Belting out a favorite show tune is cathartic, bringing a moment of joy peppered with happy memories. Now, it turns out that wishing upon a star and following the yellow brick road can also lead to a reduction in the effects of Alzheimer’s disease!
Researchers studied the effects of group singing sessions held in a care home over a period of four months. These sessions took place three days a week, and lasted fifty minutes. The organizers chose music that most of the residents would be familiar with, including songs from Pinocchio, Oklahoma, The Wizard of Oz, and The Sound of Music.
The residents participating in the study were divided into two singing sessions, one for those with moderate dementia, and one for those with severe Alzheimer’s. Participants were given cognitive tests before and after the four month study, to measure the impact singing has on the mind.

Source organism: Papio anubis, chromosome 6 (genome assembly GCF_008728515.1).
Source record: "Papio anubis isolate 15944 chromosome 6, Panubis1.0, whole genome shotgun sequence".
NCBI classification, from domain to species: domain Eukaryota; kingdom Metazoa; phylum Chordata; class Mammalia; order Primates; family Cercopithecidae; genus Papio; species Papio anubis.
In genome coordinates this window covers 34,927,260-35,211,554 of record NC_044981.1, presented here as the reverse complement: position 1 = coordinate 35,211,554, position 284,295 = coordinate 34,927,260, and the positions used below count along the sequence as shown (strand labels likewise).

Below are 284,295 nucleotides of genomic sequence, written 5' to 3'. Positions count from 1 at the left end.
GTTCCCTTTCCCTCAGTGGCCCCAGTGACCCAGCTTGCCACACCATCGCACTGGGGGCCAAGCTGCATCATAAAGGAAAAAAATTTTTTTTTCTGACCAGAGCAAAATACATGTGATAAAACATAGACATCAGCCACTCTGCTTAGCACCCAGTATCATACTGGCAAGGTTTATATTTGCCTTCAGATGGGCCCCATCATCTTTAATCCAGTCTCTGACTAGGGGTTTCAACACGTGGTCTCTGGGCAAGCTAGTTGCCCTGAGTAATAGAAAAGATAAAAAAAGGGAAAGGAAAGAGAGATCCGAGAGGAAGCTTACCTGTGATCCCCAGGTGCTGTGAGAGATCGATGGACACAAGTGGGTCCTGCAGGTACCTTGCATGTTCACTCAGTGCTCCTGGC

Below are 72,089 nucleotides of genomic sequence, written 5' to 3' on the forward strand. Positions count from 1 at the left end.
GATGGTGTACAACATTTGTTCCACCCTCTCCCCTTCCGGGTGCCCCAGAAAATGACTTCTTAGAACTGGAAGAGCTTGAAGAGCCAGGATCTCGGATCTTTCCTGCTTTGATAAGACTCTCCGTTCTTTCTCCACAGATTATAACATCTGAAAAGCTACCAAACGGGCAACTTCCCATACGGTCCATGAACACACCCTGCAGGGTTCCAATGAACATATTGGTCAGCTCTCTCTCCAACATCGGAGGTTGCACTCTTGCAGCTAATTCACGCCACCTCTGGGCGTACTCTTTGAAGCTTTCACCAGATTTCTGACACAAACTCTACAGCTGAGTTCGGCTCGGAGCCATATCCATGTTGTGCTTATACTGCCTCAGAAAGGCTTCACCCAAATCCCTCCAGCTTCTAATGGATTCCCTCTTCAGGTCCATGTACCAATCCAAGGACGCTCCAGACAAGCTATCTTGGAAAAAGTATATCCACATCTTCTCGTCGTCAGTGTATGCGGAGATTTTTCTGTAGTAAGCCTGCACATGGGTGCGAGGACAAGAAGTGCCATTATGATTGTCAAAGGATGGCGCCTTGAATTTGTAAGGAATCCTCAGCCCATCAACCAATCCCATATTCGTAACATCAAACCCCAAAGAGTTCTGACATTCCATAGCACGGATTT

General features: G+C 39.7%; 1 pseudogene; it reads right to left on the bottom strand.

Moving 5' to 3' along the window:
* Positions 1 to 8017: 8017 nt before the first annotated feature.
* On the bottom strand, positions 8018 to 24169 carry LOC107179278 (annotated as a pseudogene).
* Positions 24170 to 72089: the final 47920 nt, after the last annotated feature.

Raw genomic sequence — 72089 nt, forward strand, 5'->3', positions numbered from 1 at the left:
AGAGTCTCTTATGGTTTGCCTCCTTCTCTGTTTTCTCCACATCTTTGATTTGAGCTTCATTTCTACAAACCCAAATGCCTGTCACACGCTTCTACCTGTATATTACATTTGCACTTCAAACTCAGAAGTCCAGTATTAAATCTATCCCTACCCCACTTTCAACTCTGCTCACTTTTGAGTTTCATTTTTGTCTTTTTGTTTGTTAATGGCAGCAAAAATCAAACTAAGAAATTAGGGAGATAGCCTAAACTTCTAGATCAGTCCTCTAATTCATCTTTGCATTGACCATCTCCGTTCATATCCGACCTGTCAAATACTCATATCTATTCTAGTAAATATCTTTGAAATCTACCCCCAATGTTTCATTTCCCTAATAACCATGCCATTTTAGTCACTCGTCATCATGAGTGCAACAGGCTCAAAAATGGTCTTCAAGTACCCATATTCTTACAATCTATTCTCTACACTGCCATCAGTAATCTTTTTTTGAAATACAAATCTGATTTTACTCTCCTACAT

Interestingly, the group who fared the highest level of cognitive improvement were those who sang along with the show tunes, as opposed to those who only listened. Those with more advanced Alzheimer’s who sang along showed the most improvement of all the participants.
The study shows that music has a near-magical ability to trigger memories, and that those with Alzheimer’s often retain memories of songs from their youth. Singing and listening to songs from the past activates both the left and right sides of the brain, which improves cognition.
Researchers and those working with Alzheimer’s patients hope that the findings lead to a widespread implementation of singing sessions in care homes, as well as encouraging home caregivers to get their charges singing along with favorite songs.
See more about the magic of show tunes for those with Alzheimer’s in the video below!
TC currently lives in the soggy Pacific Northwest, bellied up to a sun lamp. In addition to writing, she enjoys photography and estate sales, and is the proud mother to an ever-growing collection of cacti.